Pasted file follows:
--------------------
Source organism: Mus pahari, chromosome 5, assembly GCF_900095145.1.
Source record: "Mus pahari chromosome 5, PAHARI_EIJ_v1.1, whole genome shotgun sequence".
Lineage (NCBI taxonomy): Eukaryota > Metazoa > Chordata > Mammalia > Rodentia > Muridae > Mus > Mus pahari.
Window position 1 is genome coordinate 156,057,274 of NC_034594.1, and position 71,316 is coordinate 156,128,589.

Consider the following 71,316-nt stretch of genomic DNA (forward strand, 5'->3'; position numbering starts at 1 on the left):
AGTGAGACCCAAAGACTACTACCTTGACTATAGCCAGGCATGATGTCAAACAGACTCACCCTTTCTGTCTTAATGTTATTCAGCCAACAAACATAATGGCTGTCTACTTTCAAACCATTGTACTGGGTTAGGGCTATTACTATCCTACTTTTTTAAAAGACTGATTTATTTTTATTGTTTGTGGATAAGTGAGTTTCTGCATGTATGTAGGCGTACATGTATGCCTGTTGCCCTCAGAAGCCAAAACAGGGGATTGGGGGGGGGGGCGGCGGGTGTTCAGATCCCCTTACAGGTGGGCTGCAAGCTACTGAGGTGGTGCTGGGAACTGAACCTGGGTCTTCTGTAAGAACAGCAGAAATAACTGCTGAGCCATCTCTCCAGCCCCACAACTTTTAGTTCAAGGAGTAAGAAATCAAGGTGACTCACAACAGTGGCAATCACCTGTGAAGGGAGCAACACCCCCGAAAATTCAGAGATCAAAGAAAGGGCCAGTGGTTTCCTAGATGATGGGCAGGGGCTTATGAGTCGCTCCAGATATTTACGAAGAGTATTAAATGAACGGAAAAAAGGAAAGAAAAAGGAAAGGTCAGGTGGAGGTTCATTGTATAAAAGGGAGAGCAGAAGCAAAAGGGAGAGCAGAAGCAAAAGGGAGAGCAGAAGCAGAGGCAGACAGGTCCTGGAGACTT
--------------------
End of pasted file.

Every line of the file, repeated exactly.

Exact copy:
Source organism: Mus pahari, chromosome 5, assembly GCF_900095145.1.
Source record: "Mus pahari chromosome 5, PAHARI_EIJ_v1.1, whole genome shotgun sequence".
Lineage (NCBI taxonomy): Eukaryota > Metazoa > Chordata > Mammalia > Rodentia > Muridae > Mus > Mus pahari.
Window position 1 is genome coordinate 156,057,274 of NC_034594.1, and position 71,316 is coordinate 156,128,589.

Consider the following 71,316-nt stretch of genomic DNA (forward strand, 5'->3'; position numbering starts at 1 on the left):
AGTGAGACCCAAAGACTACTACCTTGACTATAGCCAGGCATGATGTCAAACAGACTCACCCTTTCTGTCTTAATGTTATTCAGCCAACAAACATAATGGCTGTCTACTTTCAAACCATTGTACTGGGTTAGGGCTATTACTATCCTACTTTTTTAAAAGACTGATTTATTTTTATTGTTTGTGGATAAGTGAGTTTCTGCATGTATGTAGGCGTACATGTATGCCTGTTGCCCTCAGAAGCCAAAACAGGGGATTGGGGGGGGGGGCGGCGGGTGTTCAGATCCCCTTACAGGTGGGCTGCAAGCTACTGAGGTGGTGCTGGGAACTGAACCTGGGTCTTCTGTAAGAACAGCAGAAATAACTGCTGAGCCATCTCTCCAGCCCCACAACTTTTAGTTCAAGGAGTAAGAAATCAAGGTGACTCACAACAGTGGCAATCACCTGTGAAGGGAGCAACACCCCCGAAAATTCAGAGATCAAAGAAAGGGCCAGTGGTTTCCTAGATGATGGGCAGGGGCTTATGAGTCGCTCCAGATATTTACGAAGAGTATTAAATGAACGGAAAAAAGGAAAGAAAAAGGAAAGGTCAGGTGGAGGTTCATTGTATAAAAGGGAGAGCAGAAGCAAAAGGGAGAGCAGAAGCAAAAGGGAGAGCAGAAGCAGAGGCAGACAGGTCCTGGAGACTT